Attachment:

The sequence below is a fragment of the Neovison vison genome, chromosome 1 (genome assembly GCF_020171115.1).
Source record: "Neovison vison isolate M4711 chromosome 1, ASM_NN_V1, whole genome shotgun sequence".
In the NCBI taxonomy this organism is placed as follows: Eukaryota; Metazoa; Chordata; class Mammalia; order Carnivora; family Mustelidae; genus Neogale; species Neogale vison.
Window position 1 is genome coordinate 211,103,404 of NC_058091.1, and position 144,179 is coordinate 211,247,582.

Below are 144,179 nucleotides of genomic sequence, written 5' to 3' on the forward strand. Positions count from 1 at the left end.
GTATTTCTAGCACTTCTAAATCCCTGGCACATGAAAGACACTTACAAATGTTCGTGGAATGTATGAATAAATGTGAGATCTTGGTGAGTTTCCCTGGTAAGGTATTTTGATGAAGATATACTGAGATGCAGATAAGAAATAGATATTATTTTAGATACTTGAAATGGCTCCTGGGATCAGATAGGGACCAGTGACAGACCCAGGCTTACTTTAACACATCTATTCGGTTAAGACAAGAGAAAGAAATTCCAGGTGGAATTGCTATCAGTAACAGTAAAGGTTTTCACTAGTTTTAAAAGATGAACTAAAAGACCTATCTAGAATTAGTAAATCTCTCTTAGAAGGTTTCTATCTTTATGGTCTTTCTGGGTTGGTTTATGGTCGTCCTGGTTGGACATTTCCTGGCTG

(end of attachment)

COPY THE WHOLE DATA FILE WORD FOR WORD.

The sequence below is a fragment of the Neovison vison genome, chromosome 1 (genome assembly GCF_020171115.1).
Source record: "Neovison vison isolate M4711 chromosome 1, ASM_NN_V1, whole genome shotgun sequence".
In the NCBI taxonomy this organism is placed as follows: Eukaryota; Metazoa; Chordata; class Mammalia; order Carnivora; family Mustelidae; genus Neogale; species Neogale vison.
Window position 1 is genome coordinate 211,103,404 of NC_058091.1, and position 144,179 is coordinate 211,247,582.

Below are 144,179 nucleotides of genomic sequence, written 5' to 3' on the forward strand. Positions count from 1 at the left end.
GTATTTCTAGCACTTCTAAATCCCTGGCACATGAAAGACACTTACAAATGTTCGTGGAATGTATGAATAAATGTGAGATCTTGGTGAGTTTCCCTGGTAAGGTATTTTGATGAAGATATACTGAGATGCAGATAAGAAATAGATATTATTTTAGATACTTGAAATGGCTCCTGGGATCAGATAGGGACCAGTGACAGACCCAGGCTTACTTTAACACATCTATTCGGTTAAGACAAGAGAAAGAAATTCCAGGTGGAATTGCTATCAGTAACAGTAAAGGTTTTCACTAGTTTTAAAAGATGAACTAAAAGACCTATCTAGAATTAGTAAATCTCTCTTAGAAGGTTTCTATCTTTATGGTCTTTCTGGGTTGGTTTATGGTCGTCCTGGTTGGACATTTCCTGGCTG